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Eggs In One Basket: The "Two Aces" Problem

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Is two aces enough? We look at several teams with a pair of aces and often times not much else.

Many teams don't have a true ace at all, so to have two of them is quite a luxury -- it would seem. Of course, as luck would have it some teams can find or afford two aces but do not have the infinite resources to build around it a top-notch offense, defense, back of the rotation, bullpen...

But we all know that more than anything, starting pitching keeps you in games. For teams like the Giants, is "two aces" enough to keep you in the race? A quick look around baseball tells us this:

The Giants, with Tim Lincecum and Matt Cain, are finding out that one problem with putting so many hopes on the shoulders of two guys is that if one guy goes down -- be it injury or ineffectiveness -- it's hard to compete. With Lincecum really struggling, a struggling offense and average bullpen finds itself unable to stop a skid that has reached 7 games.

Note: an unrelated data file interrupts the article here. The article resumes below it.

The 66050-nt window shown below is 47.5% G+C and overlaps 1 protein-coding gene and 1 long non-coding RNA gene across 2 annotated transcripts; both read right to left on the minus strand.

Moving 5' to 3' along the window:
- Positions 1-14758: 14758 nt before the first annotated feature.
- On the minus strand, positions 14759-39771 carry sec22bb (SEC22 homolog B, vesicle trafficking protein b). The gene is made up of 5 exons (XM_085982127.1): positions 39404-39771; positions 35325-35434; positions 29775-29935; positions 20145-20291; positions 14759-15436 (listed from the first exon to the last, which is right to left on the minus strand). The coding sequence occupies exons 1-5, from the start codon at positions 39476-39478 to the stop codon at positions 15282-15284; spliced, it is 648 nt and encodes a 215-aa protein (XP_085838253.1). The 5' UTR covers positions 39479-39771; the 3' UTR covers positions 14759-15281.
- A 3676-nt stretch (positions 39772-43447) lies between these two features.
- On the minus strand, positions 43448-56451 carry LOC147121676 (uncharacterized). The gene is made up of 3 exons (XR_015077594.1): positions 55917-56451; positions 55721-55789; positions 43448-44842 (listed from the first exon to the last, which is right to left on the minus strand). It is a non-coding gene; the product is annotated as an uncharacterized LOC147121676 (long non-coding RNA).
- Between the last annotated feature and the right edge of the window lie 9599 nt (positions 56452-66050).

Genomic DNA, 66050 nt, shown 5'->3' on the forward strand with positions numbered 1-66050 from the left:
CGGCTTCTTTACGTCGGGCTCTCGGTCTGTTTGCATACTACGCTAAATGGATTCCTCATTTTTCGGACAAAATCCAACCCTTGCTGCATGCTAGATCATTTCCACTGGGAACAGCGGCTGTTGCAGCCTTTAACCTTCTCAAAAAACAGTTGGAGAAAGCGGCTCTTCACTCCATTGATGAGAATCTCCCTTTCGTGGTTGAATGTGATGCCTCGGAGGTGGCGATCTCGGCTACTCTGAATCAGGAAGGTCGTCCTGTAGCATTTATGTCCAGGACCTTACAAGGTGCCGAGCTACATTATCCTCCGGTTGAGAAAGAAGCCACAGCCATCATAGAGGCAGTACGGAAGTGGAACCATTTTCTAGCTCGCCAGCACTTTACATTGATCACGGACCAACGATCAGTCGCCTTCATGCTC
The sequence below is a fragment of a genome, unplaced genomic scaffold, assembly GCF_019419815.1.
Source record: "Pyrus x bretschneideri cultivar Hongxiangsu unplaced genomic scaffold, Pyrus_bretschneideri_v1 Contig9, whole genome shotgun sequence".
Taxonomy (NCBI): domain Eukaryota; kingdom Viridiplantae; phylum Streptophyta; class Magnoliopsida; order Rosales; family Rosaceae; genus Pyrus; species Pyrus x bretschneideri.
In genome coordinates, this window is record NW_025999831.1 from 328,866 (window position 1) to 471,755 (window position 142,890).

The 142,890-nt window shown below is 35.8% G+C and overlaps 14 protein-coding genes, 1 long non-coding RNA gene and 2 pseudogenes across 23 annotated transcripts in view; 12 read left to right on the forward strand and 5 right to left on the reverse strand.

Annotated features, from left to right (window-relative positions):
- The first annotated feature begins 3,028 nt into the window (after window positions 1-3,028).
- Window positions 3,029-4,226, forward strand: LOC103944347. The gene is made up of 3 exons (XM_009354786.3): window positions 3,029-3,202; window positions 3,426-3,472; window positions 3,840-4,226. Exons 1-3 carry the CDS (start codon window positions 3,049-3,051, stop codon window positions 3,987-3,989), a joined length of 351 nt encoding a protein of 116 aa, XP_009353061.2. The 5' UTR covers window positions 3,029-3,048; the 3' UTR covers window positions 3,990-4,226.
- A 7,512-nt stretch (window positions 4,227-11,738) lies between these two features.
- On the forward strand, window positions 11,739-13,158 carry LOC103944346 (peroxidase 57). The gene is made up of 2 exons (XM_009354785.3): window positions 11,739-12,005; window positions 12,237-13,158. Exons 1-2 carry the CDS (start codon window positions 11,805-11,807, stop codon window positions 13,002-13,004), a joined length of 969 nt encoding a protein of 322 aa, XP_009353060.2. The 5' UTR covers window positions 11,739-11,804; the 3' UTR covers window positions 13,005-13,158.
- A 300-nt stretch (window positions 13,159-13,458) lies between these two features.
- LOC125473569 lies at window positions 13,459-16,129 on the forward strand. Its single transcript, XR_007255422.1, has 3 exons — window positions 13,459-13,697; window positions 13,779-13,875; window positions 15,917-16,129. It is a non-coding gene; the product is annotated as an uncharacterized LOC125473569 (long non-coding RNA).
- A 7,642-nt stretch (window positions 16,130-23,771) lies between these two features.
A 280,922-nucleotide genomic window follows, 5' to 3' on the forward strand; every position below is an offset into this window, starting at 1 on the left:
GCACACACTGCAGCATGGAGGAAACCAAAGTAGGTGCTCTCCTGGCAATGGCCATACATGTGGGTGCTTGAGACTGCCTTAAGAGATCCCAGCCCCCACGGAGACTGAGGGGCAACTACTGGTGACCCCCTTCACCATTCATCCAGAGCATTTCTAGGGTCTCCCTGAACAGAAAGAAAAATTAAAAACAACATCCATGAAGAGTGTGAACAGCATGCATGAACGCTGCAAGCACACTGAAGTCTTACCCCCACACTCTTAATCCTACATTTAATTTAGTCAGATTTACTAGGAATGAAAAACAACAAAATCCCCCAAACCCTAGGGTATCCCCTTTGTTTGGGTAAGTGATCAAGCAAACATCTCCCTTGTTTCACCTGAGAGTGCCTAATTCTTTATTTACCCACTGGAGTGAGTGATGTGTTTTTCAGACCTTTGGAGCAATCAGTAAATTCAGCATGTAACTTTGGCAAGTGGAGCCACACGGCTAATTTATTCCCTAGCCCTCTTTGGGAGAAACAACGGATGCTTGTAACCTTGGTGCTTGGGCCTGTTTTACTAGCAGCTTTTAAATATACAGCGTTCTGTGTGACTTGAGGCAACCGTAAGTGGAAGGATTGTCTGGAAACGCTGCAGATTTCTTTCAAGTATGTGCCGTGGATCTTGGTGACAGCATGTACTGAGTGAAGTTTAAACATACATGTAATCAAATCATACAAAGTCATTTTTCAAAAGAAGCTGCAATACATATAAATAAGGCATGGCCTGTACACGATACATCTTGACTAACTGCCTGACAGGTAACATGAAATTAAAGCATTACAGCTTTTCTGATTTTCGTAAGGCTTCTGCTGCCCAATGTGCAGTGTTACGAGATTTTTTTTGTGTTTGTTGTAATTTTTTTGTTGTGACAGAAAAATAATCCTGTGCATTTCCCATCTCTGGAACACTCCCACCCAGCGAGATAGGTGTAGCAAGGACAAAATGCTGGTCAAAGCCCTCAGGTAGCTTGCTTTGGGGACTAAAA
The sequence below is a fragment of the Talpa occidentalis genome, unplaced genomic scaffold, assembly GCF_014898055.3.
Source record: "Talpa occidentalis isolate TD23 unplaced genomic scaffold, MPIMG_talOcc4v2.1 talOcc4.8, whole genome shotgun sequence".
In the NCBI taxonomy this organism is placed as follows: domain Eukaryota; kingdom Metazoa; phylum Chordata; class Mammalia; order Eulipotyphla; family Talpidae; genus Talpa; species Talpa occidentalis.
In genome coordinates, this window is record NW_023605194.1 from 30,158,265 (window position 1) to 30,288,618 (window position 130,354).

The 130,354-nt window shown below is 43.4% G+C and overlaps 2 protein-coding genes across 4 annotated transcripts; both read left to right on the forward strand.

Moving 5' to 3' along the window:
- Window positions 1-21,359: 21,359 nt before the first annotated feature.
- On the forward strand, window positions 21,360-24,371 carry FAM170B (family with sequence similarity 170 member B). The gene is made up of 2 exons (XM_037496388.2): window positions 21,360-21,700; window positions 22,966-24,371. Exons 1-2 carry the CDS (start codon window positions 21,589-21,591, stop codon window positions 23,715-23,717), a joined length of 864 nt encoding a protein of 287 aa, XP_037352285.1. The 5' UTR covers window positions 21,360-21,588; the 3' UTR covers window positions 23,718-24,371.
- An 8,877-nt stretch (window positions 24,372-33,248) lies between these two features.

The Cardinals, with Chris Carpenter and Adam Wainwright, look like they may have enough to overcome the Reds in the end as is, but lose one of those guys to injury? I think the Reds immediately become the favorite in the NL Central.

The Mariners, with Cliff Lee and Felix Hernandez, built a team heavily dependent on starting pitching and defense, then lost Lee for April, stumbled out of the gate, and have never really recovered. Even now that Lee and Hernandez are dealing big time, the Mariners are mostly winning their starts and losing the rest.

The bottom line? Two aces are an awesome luxury to have, but they are still only 8% of your team and ultimately it shows. Pitching may win games, but hitting and defense can lose games and so can your #4 starter.